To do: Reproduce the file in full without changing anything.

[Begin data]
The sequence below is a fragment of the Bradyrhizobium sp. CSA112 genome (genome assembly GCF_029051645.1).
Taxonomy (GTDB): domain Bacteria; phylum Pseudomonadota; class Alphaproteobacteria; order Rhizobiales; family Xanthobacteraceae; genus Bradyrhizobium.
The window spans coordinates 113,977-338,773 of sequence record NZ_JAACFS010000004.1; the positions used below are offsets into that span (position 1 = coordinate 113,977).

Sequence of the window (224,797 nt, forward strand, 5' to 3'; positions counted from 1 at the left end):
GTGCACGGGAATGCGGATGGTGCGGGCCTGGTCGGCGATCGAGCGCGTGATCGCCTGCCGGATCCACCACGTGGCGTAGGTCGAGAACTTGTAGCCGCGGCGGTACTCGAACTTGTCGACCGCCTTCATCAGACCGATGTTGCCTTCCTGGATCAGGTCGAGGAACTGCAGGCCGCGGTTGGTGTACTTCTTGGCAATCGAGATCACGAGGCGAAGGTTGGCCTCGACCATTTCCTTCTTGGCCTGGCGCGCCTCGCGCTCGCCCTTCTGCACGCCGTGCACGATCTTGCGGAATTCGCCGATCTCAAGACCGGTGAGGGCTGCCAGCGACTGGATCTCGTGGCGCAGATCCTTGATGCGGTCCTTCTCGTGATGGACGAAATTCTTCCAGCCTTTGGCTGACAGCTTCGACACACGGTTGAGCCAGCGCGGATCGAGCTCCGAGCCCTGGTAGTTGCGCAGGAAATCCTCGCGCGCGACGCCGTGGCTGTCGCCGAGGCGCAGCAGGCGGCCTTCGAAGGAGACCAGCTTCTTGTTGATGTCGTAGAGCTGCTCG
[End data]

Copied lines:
The sequence below is a fragment of the Bradyrhizobium sp. CSA112 genome (genome assembly GCF_029051645.1).
Taxonomy (GTDB): domain Bacteria; phylum Pseudomonadota; class Alphaproteobacteria; order Rhizobiales; family Xanthobacteraceae; genus Bradyrhizobium.
The window spans coordinates 113,977-338,773 of sequence record NZ_JAACFS010000004.1; the positions used below are offsets into that span (position 1 = coordinate 113,977).

Sequence of the window (224,797 nt, forward strand, 5' to 3'; positions counted from 1 at the left end):
GTGCACGGGAATGCGGATGGTGCGGGCCTGGTCGGCGATCGAGCGCGTGATCGCCTGCCGGATCCACCACGTGGCGTAGGTCGAGAACTTGTAGCCGCGGCGGTACTCGAACTTGTCGACCGCCTTCATCAGACCGATGTTGCCTTCCTGGATCAGGTCGAGGAACTGCAGGCCGCGGTTGGTGTACTTCTTGGCAATCGAGATCACGAGGCGAAGGTTGGCCTCGACCATTTCCTTCTTGGCCTGGCGCGCCTCGCGCTCGCCCTTCTGCACGCCGTGCACGATCTTGCGGAATTCGCCGATCTCAAGACCGGTGAGGGCTGCCAGCGACTGGATCTCGTGGCGCAGATCCTTGATGCGGTCCTTCTCGTGATGGACGAAATTCTTCCAGCCTTTGGCTGACAGCTTCGACACACGGTTGAGCCAGCGCGGATCGAGCTCCGAGCCCTGGTAGTTGCGCAGGAAATCCTCGCGCGCGACGCCGTGGCTGTCGCCGAGGCGCAGCAGGCGGCCTTCGAAGGAGACCAGCTTCTTGTTGATGTCGTAGAGCTGCTCG